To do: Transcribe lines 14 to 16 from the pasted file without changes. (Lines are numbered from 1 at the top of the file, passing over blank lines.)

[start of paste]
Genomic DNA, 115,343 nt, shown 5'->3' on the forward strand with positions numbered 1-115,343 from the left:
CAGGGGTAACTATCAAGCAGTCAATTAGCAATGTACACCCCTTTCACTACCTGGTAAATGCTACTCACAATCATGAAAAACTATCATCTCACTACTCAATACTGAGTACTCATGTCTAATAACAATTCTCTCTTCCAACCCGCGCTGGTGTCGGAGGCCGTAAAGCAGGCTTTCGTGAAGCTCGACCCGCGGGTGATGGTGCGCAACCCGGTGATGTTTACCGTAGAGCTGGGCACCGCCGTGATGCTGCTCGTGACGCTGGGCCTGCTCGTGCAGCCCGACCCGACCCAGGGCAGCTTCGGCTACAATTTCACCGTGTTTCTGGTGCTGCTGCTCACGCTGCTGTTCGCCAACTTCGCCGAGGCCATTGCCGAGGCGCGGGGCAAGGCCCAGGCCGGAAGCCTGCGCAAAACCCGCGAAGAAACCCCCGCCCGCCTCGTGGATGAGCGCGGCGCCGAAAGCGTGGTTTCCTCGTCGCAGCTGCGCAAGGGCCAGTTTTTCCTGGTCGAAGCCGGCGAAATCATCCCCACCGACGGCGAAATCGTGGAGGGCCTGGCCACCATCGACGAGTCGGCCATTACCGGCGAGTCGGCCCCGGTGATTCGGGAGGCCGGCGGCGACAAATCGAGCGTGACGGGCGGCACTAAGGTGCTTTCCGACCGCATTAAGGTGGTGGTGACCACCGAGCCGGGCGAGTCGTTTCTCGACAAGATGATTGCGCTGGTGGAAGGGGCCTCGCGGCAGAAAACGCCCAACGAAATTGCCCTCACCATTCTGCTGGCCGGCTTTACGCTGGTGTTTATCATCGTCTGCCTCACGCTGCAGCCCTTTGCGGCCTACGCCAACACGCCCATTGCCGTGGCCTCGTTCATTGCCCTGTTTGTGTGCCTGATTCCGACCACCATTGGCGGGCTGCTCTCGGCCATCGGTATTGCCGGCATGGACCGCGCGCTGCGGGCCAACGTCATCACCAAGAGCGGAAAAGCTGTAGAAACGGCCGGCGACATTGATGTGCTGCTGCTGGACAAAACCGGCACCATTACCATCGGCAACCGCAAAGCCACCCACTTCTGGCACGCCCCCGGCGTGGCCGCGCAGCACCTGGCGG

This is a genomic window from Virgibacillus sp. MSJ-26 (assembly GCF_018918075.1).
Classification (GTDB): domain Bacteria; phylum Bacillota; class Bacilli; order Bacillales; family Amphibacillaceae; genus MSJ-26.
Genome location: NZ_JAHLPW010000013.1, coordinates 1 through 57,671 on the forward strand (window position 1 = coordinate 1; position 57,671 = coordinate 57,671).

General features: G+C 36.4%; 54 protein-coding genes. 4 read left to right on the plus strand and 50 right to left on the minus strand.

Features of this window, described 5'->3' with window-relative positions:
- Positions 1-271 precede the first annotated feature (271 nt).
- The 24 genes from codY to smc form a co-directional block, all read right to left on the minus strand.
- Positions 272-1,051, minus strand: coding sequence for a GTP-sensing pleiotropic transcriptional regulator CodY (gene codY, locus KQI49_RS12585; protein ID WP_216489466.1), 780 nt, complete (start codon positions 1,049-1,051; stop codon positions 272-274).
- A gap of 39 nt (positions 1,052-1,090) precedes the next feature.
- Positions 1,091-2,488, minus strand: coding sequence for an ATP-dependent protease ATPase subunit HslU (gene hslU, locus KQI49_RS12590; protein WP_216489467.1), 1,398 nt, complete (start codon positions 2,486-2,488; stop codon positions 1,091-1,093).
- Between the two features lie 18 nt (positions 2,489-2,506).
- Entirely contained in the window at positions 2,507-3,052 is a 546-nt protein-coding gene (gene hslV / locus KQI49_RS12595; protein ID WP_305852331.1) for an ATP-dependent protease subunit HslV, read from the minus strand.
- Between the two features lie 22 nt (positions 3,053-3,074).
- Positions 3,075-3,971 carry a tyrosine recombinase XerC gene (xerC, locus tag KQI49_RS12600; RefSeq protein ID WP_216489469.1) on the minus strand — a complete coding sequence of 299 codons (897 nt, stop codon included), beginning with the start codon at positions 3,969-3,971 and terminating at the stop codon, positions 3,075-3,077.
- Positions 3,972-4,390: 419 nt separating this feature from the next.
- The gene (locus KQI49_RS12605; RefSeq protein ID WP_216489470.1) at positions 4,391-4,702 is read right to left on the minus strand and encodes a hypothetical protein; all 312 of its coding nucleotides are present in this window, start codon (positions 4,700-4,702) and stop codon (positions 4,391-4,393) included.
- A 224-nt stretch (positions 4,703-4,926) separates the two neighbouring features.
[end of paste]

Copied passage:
- Entirely contained in the window at positions 2,507-3,052 is a 546-nt protein-coding gene (gene hslV / locus KQI49_RS12595; protein ID WP_305852331.1) for an ATP-dependent protease subunit HslV, read from the minus strand.
- Between the two features lie 22 nt (positions 3,053-3,074).
- Positions 3,075-3,971 carry a tyrosine recombinase XerC gene (xerC, locus tag KQI49_RS12600; RefSeq protein ID WP_216489469.1) on the minus strand — a complete coding sequence of 299 codons (897 nt, stop codon included), beginning with the start codon at positions 3,969-3,971 and terminating at the stop codon, positions 3,075-3,077.